Dwight, musically speaking, one of the first things you were involved with, was a band called The Sharks.
Dwight Pinkney: "The idea behind The Sharks was really to offer a Jamaican answer to The Beatles. Like The Beatles we were also a four-man band, but we also did backings and one of the first recordings we did in that capacity was 'Put It On', one of The Wailers' early singles. Back then we still mostly played homemade instruments as we couldn't really afford to buy professional ones. We were far from bad musicians though and soon we got offered a contract to be the resident band at a hotel in the Bahamas. It was an opportunity we couldn't really pass up, but it did kind of cut our recording career at Studio One short. I think we stayed on at that hotel for about two years. When we returned to Jamaica The Sharks disbanded, and together with bass player Michael Williams (aka Mikey Zap Pow, red.) I formed a new band called Zap Pow. We also got trumpeter David Madden and saxophonist Glen DaCosta involved. The first recording we did with Zap Pow was a tune called 'Mystic Mood'. Over time we worked with various vocalists: Bunny Rugs sang vocals for a while, Jacob Miller as well and then you had the young Beres Hammond of course. I guess you could consider Zap Pow to be the first Jamaican show band. Bands like Third World and Inner Circle were all influenced by us. We recorded an album for Island Records ('Zap Pow', Mango, Island Records, 1978, red.) but we were kind of eclipsed by the success of Bob Marley & The Wailers."

When things with Zap Pow came to an end in 1978, strangely enough you decided to return to school.
Dwight Pinkney: "Well, up to that point I was completely self-taught and I felt the need to formalize my craft. I enrolled myself at the Jamaican School of Music and was taught by a great American jazz trombonist called Melba Liston (Melba Doretta Liston, January 13, 1926 – April 23, 1999, was an American jazz musician. Her collaborations with pianist/composer Randy Weston, beginning in the early 1960s, are widely acknowledged as jazz classics. In 1973 she took a break from her US-based musical projects, moving to Jamaica to teach at the Jamaica School of Music for six years, before returning to the USA to lead her own bands. During her time in Jamaica, she composed and arranged the music for the classic 1975 comedy film 'Smile Orange', red.) and Peter Ashbourne (Peter Ashbourne, born 14 July 1950, is a Jamaican musician and composer who has worked in classical music, jazz, and popular forms such as reggae. Born in Kingston, Ashbourne attended the Jamaica School of Music and the University of the West Indies before graduating with a bachelor's degree in Composition and Arranging from the Berklee College of Music in Boston. An experienced composer and performer, Ashbourne has taught at the Jamaica School of Music in its Jazz Department from 1976 to 1979, red.) was also one of my tutors. I spent two years honing my craft and was subsequently asked to start to teach there myself. Around that time I got a lot of requests to play as a studio session musician and that's where I ran into the guys from Roots Radics. Noel 'Sowell' Bailey, the band's guitarist, had just left, so they offered me the position and gradually I became their spokesperson as well. During my time with Roots Radics we played with just about every artist in Jamaica you could name as at the time Roots Radics was really considered the go-to band. At that time Roots Radics was made up of Eric 'Bingy Bunny' Lamont (guitar, red.), Wycliffe 'Steely' Johnson (keyboard, red.), Errol 'Flabba' Holt (bass, red.), Lincoln 'Style' Scott (drums, red.) and myself. Together with Sly & Robbie we ruled the roots scene throughout the nineteen eighties. When we landed a contract with Doctor Dread's RAS Records label, we kind of became the regular backing band for Israel Vibration."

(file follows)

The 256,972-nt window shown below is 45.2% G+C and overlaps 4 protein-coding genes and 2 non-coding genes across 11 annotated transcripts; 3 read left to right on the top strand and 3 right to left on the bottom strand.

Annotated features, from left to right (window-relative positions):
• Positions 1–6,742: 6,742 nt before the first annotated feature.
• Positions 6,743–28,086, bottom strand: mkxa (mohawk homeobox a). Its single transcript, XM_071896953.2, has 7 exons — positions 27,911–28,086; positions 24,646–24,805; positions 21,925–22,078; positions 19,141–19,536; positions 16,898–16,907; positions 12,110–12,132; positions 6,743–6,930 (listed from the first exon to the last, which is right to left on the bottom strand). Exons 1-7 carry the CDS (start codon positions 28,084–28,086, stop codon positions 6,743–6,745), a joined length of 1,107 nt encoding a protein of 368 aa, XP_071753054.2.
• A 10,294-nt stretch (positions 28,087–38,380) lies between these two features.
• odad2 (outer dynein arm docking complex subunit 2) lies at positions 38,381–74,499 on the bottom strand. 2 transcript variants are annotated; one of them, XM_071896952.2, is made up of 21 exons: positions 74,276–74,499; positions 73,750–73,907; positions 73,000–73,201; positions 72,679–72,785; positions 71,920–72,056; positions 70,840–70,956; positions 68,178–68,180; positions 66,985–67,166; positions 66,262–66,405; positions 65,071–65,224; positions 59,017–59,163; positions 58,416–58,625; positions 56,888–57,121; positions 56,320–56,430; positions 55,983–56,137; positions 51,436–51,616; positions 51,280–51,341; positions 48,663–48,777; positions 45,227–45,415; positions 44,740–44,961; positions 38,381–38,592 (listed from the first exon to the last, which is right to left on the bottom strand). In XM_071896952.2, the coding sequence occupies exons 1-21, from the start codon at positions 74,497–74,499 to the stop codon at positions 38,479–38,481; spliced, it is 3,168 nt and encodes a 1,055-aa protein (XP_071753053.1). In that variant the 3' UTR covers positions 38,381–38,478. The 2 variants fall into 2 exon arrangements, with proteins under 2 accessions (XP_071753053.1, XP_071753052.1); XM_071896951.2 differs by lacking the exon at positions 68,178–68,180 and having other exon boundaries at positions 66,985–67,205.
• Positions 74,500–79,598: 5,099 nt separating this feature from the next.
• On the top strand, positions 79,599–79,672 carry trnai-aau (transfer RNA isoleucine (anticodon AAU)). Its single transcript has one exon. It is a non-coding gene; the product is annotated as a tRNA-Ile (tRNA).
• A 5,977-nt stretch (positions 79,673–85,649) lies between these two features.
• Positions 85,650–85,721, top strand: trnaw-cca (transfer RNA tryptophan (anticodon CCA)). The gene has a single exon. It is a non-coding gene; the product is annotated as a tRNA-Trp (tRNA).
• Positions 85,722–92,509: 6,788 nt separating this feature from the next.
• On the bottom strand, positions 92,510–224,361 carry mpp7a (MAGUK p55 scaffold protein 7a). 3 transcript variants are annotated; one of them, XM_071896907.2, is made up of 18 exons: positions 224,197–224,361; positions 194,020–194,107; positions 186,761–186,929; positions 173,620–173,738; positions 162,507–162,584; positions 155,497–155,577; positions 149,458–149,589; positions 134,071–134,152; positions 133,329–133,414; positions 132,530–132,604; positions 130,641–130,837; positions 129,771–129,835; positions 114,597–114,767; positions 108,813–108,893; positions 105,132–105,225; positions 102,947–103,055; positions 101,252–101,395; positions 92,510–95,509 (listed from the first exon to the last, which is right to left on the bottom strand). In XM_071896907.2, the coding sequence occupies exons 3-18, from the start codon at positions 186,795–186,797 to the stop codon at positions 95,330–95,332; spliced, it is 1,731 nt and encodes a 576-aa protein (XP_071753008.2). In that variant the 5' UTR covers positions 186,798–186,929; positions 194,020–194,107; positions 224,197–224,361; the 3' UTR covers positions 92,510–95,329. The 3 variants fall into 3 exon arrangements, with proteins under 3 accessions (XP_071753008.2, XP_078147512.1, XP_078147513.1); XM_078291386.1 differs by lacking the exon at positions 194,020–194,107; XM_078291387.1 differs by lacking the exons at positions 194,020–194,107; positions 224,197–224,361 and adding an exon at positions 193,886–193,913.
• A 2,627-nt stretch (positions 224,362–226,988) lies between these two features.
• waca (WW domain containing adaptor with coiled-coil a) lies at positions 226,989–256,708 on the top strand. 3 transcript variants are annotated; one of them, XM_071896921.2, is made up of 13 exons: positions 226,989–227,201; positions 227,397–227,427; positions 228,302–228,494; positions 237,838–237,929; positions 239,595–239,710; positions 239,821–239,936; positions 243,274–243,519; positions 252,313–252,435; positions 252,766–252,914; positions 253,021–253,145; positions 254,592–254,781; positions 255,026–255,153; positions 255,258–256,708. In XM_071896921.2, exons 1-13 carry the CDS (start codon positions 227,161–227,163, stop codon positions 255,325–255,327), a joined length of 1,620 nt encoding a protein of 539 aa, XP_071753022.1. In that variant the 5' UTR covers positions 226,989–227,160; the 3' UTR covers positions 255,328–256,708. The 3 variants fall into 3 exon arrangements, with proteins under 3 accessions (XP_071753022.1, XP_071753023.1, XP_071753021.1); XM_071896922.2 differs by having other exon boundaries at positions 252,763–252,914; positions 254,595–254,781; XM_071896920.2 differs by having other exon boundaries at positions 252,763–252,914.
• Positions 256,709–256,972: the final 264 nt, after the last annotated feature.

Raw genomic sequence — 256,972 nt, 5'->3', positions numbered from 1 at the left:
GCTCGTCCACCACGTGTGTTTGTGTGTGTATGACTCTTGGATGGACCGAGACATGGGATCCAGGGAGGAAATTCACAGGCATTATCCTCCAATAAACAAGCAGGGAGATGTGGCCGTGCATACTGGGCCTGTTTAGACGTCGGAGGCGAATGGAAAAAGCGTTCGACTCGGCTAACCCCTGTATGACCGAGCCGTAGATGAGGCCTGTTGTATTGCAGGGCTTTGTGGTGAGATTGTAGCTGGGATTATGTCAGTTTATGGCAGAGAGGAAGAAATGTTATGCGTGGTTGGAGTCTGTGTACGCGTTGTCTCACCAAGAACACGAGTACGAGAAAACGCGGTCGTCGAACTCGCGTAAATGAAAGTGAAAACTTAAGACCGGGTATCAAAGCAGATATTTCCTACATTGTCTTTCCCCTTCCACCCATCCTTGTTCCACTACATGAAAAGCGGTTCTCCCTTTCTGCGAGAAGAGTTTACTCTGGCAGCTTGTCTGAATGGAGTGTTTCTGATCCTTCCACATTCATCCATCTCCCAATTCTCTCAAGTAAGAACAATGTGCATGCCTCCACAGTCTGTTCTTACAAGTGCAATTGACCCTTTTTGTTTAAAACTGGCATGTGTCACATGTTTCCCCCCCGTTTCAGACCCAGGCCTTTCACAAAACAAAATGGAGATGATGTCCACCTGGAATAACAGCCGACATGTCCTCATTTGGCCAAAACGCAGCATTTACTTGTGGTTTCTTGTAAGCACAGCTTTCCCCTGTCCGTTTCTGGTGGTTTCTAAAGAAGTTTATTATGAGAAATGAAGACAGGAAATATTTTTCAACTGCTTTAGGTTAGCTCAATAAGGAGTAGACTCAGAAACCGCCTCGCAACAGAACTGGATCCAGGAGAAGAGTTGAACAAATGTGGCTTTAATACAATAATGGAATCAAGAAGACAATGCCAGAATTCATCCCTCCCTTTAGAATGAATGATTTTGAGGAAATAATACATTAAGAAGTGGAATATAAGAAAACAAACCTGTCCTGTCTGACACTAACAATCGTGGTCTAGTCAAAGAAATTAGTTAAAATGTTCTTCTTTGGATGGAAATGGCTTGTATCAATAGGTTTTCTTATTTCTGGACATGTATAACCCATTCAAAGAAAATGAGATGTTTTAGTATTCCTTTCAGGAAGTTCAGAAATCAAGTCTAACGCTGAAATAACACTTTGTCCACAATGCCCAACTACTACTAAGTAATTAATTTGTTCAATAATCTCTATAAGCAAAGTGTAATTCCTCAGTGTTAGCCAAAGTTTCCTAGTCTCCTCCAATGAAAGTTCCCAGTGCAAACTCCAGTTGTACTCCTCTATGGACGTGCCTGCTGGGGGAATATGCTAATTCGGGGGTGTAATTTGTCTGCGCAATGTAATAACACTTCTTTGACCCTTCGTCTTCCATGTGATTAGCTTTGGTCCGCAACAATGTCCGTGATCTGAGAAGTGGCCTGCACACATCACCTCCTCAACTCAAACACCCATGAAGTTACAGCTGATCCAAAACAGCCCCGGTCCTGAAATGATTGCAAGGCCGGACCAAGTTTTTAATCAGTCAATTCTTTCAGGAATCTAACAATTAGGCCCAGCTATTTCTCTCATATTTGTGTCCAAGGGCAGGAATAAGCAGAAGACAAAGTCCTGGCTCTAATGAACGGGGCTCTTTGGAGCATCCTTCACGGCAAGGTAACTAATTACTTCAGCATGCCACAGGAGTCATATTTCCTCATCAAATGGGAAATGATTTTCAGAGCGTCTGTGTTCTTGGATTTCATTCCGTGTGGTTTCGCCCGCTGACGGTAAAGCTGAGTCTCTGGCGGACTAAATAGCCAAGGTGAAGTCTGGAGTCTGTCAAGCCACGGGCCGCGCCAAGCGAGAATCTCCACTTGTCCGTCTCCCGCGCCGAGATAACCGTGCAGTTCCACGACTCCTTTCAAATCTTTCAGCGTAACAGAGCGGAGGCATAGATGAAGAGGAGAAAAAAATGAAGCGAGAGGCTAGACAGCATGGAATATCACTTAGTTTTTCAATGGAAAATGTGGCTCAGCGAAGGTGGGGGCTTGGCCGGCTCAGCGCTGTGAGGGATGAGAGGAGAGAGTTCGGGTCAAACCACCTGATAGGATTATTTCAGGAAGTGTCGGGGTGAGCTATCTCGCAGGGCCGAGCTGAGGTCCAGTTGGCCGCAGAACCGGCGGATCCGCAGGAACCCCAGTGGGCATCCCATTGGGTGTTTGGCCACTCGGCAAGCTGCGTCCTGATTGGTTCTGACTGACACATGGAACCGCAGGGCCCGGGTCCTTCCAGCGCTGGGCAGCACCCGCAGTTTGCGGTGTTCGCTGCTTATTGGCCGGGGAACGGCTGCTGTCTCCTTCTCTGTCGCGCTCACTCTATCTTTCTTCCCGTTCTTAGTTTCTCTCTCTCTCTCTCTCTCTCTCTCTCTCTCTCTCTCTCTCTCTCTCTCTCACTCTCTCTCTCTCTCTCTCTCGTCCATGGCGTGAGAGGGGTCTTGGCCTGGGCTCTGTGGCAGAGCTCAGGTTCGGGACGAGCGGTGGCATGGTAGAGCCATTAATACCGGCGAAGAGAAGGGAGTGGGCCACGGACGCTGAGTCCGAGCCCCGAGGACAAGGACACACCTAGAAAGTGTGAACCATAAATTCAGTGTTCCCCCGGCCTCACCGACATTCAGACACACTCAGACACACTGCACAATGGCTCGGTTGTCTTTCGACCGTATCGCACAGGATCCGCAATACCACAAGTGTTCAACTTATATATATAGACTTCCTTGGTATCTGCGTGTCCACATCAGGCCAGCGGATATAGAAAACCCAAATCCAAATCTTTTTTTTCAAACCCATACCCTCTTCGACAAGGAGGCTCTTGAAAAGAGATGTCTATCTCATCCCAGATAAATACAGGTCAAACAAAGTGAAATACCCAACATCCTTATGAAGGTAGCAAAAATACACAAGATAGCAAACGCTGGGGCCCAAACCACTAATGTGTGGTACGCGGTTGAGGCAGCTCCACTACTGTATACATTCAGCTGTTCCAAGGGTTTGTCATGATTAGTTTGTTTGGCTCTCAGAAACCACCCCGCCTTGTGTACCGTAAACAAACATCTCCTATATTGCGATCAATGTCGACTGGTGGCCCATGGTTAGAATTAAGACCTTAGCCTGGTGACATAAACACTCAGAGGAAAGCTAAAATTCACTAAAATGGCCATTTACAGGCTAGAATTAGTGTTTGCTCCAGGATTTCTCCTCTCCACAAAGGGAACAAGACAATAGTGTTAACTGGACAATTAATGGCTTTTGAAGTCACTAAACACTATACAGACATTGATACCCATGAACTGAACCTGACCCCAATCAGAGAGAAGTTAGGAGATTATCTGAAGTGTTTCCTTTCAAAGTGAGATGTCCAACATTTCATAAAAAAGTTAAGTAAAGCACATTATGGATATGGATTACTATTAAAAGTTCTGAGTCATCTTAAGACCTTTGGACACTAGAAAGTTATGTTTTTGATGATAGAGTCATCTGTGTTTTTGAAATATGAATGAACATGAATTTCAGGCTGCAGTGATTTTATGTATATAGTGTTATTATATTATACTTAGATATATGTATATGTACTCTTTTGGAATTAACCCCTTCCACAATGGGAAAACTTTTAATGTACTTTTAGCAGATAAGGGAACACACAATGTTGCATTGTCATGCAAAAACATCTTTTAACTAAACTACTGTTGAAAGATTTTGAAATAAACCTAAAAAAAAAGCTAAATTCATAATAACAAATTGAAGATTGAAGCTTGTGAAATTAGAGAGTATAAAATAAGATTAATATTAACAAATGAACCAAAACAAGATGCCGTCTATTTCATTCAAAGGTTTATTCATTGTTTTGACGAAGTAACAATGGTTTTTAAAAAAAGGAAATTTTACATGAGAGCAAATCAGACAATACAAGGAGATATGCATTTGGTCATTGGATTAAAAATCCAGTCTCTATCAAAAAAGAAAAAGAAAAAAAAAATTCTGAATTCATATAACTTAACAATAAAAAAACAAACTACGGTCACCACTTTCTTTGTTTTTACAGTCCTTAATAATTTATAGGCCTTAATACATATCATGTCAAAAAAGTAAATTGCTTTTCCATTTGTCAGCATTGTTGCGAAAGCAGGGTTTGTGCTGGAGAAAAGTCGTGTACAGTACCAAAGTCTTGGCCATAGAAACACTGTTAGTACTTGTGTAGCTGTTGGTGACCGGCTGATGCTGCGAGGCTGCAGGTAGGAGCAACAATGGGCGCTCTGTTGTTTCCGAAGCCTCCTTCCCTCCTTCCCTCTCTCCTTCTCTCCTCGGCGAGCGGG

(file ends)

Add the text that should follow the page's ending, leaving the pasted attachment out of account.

In 1999 you finally released your first solo album called 'Jamaican Memories By The Score'. Why did it take you so long to produce a first solo effort?
Dwight Pinkney: "The thing is that I've always been in high demand; I've never been short of work and that kind of distracted me from focusing on my own solo work. It was Keith Francis who really gave me the push I needed to record 'Jamaican Memories By The Score' and I have to admit that album really made me gain a name for myself as an established guitar player. Since then I've recorded several other solo albums, the most recent being 'Dwight Pinkney Plays The Ventures & Jamaican Style' (Tad's Record, 2011, red.)."

Have you always stuck to a certain brand of guitars or doesn't that matter all that much to you?
Dwight Pinkney: "I'm very flexible where that's concerned. My regular road guitar is a Parker, which is very lightweight so easy to carry around with me on tour. Right now it's being repaired though, so I'm playing a slightly heavier Ibanez and for a long time I played a Gibson. I'm always experimenting with other guitars to be honest. The only brand I've never tried yet is Fender Stratocaster/telecaster, but I'm planning to purchase one soon. Different guitars make for different inspiration!"